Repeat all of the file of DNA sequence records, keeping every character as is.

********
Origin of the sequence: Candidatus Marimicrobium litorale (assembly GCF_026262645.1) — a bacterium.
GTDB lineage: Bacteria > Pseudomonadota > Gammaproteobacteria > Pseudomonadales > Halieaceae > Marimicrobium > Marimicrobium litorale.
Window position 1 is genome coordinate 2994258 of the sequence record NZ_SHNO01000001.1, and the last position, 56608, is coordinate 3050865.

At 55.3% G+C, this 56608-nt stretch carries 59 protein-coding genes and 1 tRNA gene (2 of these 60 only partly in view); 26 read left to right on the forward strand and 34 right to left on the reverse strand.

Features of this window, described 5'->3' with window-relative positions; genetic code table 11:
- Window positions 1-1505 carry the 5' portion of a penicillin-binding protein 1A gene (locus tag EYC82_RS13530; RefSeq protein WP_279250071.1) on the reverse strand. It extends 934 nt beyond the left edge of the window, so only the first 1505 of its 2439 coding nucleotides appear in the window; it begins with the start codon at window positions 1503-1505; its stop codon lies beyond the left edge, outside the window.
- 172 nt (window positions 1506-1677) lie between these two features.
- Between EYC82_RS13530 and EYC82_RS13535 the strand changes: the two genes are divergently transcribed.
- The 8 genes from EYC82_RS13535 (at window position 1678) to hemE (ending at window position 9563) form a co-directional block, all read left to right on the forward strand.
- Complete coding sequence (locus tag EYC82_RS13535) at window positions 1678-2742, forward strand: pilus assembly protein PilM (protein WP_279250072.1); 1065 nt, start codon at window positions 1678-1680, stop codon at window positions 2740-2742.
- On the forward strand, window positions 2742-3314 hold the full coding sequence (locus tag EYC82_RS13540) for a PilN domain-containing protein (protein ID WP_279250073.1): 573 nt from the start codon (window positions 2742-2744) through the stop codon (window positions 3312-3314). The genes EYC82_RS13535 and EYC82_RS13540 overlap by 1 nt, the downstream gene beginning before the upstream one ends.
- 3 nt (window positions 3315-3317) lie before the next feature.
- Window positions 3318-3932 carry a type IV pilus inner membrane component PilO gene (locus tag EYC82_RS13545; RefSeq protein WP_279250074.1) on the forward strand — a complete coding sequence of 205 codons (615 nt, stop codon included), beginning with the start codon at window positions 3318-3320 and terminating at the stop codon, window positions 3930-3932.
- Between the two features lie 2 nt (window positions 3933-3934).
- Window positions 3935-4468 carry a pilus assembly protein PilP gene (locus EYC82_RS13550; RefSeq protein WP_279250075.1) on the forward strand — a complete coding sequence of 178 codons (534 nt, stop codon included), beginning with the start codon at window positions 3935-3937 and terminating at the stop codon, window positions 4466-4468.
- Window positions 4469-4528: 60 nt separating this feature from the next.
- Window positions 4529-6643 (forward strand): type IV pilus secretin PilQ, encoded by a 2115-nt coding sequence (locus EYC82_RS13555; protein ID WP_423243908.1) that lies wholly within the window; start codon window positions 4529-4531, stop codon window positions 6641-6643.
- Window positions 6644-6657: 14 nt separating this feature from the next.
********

Origin of the sequence: Candidatus Marimicrobium litorale (assembly GCF_026262645.1) — a bacterium.
GTDB lineage: Bacteria > Pseudomonadota > Gammaproteobacteria > Pseudomonadales > Halieaceae > Marimicrobium > Marimicrobium litorale.
Window position 1 is genome coordinate 2994258 of the sequence record NZ_SHNO01000001.1, and the last position, 56608, is coordinate 3050865.

At 55.3% G+C, this 56608-nt stretch carries 59 protein-coding genes and 1 tRNA gene (2 of these 60 only partly in view); 26 read left to right on the forward strand and 34 right to left on the reverse strand.

Features of this window, described 5'->3' with window-relative positions; genetic code table 11:
- Window positions 1-1505 carry the 5' portion of a penicillin-binding protein 1A gene (locus tag EYC82_RS13530; RefSeq protein WP_279250071.1) on the reverse strand. It extends 934 nt beyond the left edge of the window, so only the first 1505 of its 2439 coding nucleotides appear in the window; it begins with the start codon at window positions 1503-1505; its stop codon lies beyond the left edge, outside the window.
- 172 nt (window positions 1506-1677) lie between these two features.
- Between EYC82_RS13530 and EYC82_RS13535 the strand changes: the two genes are divergently transcribed.
- The 8 genes from EYC82_RS13535 (at window position 1678) to hemE (ending at window position 9563) form a co-directional block, all read left to right on the forward strand.
- Complete coding sequence (locus tag EYC82_RS13535) at window positions 1678-2742, forward strand: pilus assembly protein PilM (protein WP_279250072.1); 1065 nt, start codon at window positions 1678-1680, stop codon at window positions 2740-2742.
- On the forward strand, window positions 2742-3314 hold the full coding sequence (locus tag EYC82_RS13540) for a PilN domain-containing protein (protein ID WP_279250073.1): 573 nt from the start codon (window positions 2742-2744) through the stop codon (window positions 3312-3314). The genes EYC82_RS13535 and EYC82_RS13540 overlap by 1 nt, the downstream gene beginning before the upstream one ends.
- 3 nt (window positions 3315-3317) lie before the next feature.
- Window positions 3318-3932 carry a type IV pilus inner membrane component PilO gene (locus tag EYC82_RS13545; RefSeq protein WP_279250074.1) on the forward strand — a complete coding sequence of 205 codons (615 nt, stop codon included), beginning with the start codon at window positions 3318-3320 and terminating at the stop codon, window positions 3930-3932.
- Between the two features lie 2 nt (window positions 3933-3934).
- Window positions 3935-4468 carry a pilus assembly protein PilP gene (locus EYC82_RS13550; RefSeq protein WP_279250075.1) on the forward strand — a complete coding sequence of 178 codons (534 nt, stop codon included), beginning with the start codon at window positions 3935-3937 and terminating at the stop codon, window positions 4466-4468.
- Window positions 4469-4528: 60 nt separating this feature from the next.
- Window positions 4529-6643 (forward strand): type IV pilus secretin PilQ, encoded by a 2115-nt coding sequence (locus EYC82_RS13555; protein ID WP_423243908.1) that lies wholly within the window; start codon window positions 4529-4531, stop codon window positions 6641-6643.
- Window positions 6644-6657: 14 nt separating this feature from the next.